When I was in graduate school, getting therapy seemed like a no-brainer. At that time, the state “bribed” prelicensed therapists by counting each hour of therapy as 3 hours towards the 3,000 hours needed to apply to take exams. So… without any particular crisis in place… I went on the search for therapy…
As I explored my needs, I thought it would be helpful to have a professional therapist who understood my faith in a higher power and wouldn't think I was “weird.” I didn't want religious therapy... I just wanted someone who would accept me and not judge me. Back then- looking for a therapist was all about the yellow pages. I called dozens of therapists with almost no phone calls back. And the one faith based therapist who returned my call wasn't actually a licensed therapist. Not a huge deal… except that they tried to argue with me about why this wasn't necessary (hey dude- I am getting hours for this for MY license- I know I need a licensed person!)
I ended up finding a great therapist- but try as I might… I didn't feel comfortable going into areas of spiritual angst. This therapist was wonderful, caring, compassionate… but not someone who I felt I could “go there” with.
All the while, I was working within non-profits and public agencies where faith was off the table. I couldn't admit my faith to my clients even if they asked about it… I had to be very careful about how I eased their fears and conveyed support, compassion, and a lack of judgment. And… when doing Cognitive Behavioral Therapy where faith was wrapped into the maladaptive thought process... I had to be very careful with how I worked through breaking down the material.
None of this extreme care was taken because I was trying to convert clients, or interject faith where it was inappropriate; I was making culturally competent, psychologically sound interventions, and using stories, words, and phrases that would best work within the client's cultural context. All of this tiptoeing around was frustrating sometimes. It felt inauthentic a lot of the time. And it just felt downright funky at others.
Years later, after having my son… I was journaling and praying when I felt God tell me that my next step was to open up a private practice… and that it should offer faith-based counseling. Yes. I said God. While some people have revelations and moments of clarity using meditation- it has most often happened to me within the context of prayer.
Insert panic here! I had been in this work long enough to see how divisive the topic of integrating faith was within the therapy community. While I had a lot of fears... the biggest fear I had was that other therapists were going to make incorrect assumptions about me, reject me, or think I was an unethical therapist. It was truly terrifying…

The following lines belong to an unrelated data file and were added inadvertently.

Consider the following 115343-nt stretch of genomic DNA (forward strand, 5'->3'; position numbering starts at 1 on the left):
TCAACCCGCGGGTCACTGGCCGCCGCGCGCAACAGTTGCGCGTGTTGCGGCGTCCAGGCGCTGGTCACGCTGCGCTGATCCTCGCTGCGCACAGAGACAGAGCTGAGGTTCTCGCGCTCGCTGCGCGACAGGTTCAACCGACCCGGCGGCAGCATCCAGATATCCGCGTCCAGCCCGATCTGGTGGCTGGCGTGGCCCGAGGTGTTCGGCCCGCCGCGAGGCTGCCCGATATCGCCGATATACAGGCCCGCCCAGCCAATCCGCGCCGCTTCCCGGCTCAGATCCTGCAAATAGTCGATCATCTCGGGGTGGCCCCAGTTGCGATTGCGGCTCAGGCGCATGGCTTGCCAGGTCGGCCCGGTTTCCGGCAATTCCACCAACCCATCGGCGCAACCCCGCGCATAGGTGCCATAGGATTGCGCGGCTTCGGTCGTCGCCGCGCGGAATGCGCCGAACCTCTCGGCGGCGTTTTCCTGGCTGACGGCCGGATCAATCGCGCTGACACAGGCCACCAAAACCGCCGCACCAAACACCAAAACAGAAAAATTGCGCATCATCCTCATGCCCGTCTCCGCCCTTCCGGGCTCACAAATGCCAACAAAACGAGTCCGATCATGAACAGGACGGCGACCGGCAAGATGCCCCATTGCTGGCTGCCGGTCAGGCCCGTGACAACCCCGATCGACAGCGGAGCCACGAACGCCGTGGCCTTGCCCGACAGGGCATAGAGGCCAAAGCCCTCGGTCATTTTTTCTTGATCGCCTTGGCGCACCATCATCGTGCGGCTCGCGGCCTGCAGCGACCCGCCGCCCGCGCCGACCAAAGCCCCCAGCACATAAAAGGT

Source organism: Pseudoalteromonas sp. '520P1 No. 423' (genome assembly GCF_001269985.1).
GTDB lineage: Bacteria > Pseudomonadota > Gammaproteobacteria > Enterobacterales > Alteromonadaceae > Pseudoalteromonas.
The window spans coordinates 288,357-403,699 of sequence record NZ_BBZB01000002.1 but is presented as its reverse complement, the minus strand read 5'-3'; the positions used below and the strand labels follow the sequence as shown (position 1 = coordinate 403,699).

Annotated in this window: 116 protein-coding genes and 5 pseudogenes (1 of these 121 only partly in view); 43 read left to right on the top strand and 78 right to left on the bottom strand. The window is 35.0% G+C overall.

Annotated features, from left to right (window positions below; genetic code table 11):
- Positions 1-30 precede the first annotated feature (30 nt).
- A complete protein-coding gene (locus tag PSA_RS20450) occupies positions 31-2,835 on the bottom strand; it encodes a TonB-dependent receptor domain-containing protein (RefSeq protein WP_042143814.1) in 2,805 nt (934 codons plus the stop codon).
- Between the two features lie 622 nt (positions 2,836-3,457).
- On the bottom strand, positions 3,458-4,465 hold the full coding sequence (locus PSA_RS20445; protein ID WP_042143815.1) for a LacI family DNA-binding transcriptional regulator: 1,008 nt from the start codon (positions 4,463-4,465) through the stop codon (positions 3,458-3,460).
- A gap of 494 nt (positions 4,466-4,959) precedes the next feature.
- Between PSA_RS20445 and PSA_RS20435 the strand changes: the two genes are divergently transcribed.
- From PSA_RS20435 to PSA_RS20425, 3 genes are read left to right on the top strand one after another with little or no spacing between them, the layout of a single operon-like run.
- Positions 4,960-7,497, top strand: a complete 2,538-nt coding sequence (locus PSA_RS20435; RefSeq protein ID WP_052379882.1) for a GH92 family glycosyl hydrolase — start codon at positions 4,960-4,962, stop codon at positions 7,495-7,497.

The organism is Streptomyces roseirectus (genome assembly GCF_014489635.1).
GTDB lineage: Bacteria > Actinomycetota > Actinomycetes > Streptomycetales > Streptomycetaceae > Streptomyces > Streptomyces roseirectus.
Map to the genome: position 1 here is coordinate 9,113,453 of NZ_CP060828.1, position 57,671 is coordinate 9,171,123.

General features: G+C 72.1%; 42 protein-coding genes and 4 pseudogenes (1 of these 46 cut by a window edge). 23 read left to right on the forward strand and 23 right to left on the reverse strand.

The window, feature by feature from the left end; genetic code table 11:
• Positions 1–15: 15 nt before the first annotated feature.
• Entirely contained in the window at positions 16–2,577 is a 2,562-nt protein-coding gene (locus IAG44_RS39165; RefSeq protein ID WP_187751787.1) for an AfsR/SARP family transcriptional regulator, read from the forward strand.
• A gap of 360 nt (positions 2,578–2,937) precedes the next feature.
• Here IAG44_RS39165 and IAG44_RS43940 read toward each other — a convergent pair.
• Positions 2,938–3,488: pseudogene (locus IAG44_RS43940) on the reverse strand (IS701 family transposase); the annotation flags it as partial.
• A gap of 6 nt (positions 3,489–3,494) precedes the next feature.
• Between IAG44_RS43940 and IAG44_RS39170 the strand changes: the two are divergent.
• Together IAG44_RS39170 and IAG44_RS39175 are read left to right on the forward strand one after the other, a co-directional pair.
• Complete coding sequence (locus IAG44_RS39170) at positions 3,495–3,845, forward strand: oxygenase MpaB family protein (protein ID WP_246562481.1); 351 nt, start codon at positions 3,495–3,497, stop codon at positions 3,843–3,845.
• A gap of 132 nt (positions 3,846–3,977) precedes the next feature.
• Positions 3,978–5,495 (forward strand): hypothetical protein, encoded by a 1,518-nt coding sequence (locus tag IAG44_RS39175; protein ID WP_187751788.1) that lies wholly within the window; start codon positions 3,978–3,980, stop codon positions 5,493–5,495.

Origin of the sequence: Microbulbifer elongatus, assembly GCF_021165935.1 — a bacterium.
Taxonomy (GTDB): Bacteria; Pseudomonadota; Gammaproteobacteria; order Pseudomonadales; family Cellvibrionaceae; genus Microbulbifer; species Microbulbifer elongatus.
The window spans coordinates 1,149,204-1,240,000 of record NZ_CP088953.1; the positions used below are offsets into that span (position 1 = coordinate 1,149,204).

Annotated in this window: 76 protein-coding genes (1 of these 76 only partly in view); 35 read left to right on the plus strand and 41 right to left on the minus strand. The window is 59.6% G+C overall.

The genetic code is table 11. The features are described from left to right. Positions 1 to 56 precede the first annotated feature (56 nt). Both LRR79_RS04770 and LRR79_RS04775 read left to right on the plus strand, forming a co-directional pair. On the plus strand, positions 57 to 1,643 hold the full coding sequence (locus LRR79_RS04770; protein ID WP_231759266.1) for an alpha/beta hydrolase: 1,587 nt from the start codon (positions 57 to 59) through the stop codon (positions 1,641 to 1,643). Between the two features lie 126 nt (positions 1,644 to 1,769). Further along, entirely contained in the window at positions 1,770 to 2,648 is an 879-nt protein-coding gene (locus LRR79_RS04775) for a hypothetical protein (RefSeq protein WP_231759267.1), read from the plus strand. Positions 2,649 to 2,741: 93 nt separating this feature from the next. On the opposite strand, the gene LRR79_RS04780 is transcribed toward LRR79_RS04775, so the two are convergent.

What did I do? I started doing a LOT of research. I researched different organizations that were integrating spirituality into therapy, integrating faith, and read a LOT of ethical codes. I interviewed several therapists who integrated faith, as well as pastors. And I found some really interesting stuff! Most notably was that some of the ethical codes felt like they conflicted not only with my own personal beliefs, but that they also weren't in line with my professional ethical codes. Despite a lot of recommendations to align with certain faith-based organizations- I declined because it didn't feel right for me.
I instead chose to align with a code of ethics and organization that was much less well known, but that aligned with who I was as a faith based therapist- it was all about the client and aligning with their faith, their needs, etc.
Also, after seeing all the different ways faith could be integrated into therapy, I got clear about what that would look like for ME. I chose to be who I always was: a client-centered therapist- who happens to have some shared cultural context and understanding that could make it easier for us to dive down deep and make change.
I was aware of the assumptions people can make when one mentions integrating faith or talks about “Christian” counseling- so I made sure to spend some time to clarifying on my website with articles like What if I am a Christian? What if I am not a Christian? I made sure to indicate on my website that this was a safe space for LGBTQ individuals. In fact, I had clients who specifically chose me as a therapist because all of this was on my website. One client struggling to come to terms with their sexual orientation felt safer that I wasn't going to try to convince them of their sexual orientation due to my faith background. I also made sure to clarify that I was open to integrating any faith practice into the therapy process.
And colleagues? Most colleagues who knew me well were not judgmental at all. Strangers on the internet, and on listserves did make some not so nice comments and generalizations. However, our stories as therapists are more about our clients. And the clients felt safe coming to work with me. They felt safe talking about prayer. They felt safe talking about their faith relationship and what they were struggling with...
And guess what? What someone struggles within one area, is often what they struggle with in other areas. Getting to know the areas of strength and areas of frustration in faith gave me a full assessment and allowed me to provide more impactful interventions and get a clearer picture of the broader patterns and processes happening in my client's lives.
This is my story of opening up a private practice that integrated spirituality ethically and from a client-centered perspective. I truly hope it helps inspire you to look deeper into the needs of this world and develop a practice that reaches your community in the most impactful way possible.
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